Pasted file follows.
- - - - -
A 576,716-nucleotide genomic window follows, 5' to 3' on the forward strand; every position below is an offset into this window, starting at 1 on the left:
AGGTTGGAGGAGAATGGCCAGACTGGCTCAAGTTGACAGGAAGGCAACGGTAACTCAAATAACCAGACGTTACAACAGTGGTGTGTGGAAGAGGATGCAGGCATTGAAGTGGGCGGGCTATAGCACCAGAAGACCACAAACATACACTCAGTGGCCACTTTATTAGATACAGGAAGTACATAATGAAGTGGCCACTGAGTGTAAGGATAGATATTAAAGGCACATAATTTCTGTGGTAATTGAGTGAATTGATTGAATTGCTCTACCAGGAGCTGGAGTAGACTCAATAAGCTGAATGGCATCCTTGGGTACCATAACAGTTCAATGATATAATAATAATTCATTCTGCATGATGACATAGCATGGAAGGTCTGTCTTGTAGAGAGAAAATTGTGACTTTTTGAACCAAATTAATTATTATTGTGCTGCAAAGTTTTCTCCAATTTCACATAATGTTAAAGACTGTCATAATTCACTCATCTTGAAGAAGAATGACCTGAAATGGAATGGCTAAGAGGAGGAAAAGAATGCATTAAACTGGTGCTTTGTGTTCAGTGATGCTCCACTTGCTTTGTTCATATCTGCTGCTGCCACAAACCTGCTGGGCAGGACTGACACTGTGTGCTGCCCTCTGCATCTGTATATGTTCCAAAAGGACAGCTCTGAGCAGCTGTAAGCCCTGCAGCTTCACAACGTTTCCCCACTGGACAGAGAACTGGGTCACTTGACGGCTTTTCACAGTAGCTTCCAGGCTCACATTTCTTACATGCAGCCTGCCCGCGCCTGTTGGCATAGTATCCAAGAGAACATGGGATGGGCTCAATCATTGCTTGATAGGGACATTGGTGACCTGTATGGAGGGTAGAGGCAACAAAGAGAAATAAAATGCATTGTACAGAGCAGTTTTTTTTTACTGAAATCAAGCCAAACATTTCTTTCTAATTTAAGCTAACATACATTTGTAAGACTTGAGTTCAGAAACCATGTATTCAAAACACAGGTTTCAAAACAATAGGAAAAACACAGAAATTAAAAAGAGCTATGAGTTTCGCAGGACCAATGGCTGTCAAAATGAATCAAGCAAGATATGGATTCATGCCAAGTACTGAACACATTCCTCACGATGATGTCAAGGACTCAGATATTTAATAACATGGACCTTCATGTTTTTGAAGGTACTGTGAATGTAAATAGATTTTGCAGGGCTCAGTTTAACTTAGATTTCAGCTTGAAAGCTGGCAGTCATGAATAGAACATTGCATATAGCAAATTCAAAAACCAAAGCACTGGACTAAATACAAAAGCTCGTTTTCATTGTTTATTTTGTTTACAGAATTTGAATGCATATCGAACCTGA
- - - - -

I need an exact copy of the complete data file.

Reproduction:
A 576,716-nucleotide genomic window follows, 5' to 3' on the forward strand; every position below is an offset into this window, starting at 1 on the left:
AGGTTGGAGGAGAATGGCCAGACTGGCTCAAGTTGACAGGAAGGCAACGGTAACTCAAATAACCAGACGTTACAACAGTGGTGTGTGGAAGAGGATGCAGGCATTGAAGTGGGCGGGCTATAGCACCAGAAGACCACAAACATACACTCAGTGGCCACTTTATTAGATACAGGAAGTACATAATGAAGTGGCCACTGAGTGTAAGGATAGATATTAAAGGCACATAATTTCTGTGGTAATTGAGTGAATTGATTGAATTGCTCTACCAGGAGCTGGAGTAGACTCAATAAGCTGAATGGCATCCTTGGGTACCATAACAGTTCAATGATATAATAATAATTCATTCTGCATGATGACATAGCATGGAAGGTCTGTCTTGTAGAGAGAAAATTGTGACTTTTTGAACCAAATTAATTATTATTGTGCTGCAAAGTTTTCTCCAATTTCACATAATGTTAAAGACTGTCATAATTCACTCATCTTGAAGAAGAATGACCTGAAATGGAATGGCTAAGAGGAGGAAAAGAATGCATTAAACTGGTGCTTTGTGTTCAGTGATGCTCCACTTGCTTTGTTCATATCTGCTGCTGCCACAAACCTGCTGGGCAGGACTGACACTGTGTGCTGCCCTCTGCATCTGTATATGTTCCAAAAGGACAGCTCTGAGCAGCTGTAAGCCCTGCAGCTTCACAACGTTTCCCCACTGGACAGAGAACTGGGTCACTTGACGGCTTTTCACAGTAGCTTCCAGGCTCACATTTCTTACATGCAGCCTGCCCGCGCCTGTTGGCATAGTATCCAAGAGAACATGGGATGGGCTCAATCATTGCTTGATAGGGACATTGGTGACCTGTATGGAGGGTAGAGGCAACAAAGAGAAATAAAATGCATTGTACAGAGCAGTTTTTTTTTACTGAAATCAAGCCAAACATTTCTTTCTAATTTAAGCTAACATACATTTGTAAGACTTGAGTTCAGAAACCATGTATTCAAAACACAGGTTTCAAAACAATAGGAAAAACACAGAAATTAAAAAGAGCTATGAGTTTCGCAGGACCAATGGCTGTCAAAATGAATCAAGCAAGATATGGATTCATGCCAAGTACTGAACACATTCCTCACGATGATGTCAAGGACTCAGATATTTAATAACATGGACCTTCATGTTTTTGAAGGTACTGTGAATGTAAATAGATTTTGCAGGGCTCAGTTTAACTTAGATTTCAGCTTGAAAGCTGGCAGTCATGAATAGAACATTGCATATAGCAAATTCAAAAACCAAAGCACTGGACTAAATACAAAAGCTCGTTTTCATTGTTTATTTTGTTTACAGAATTTGAATGCATATCGAACCTGA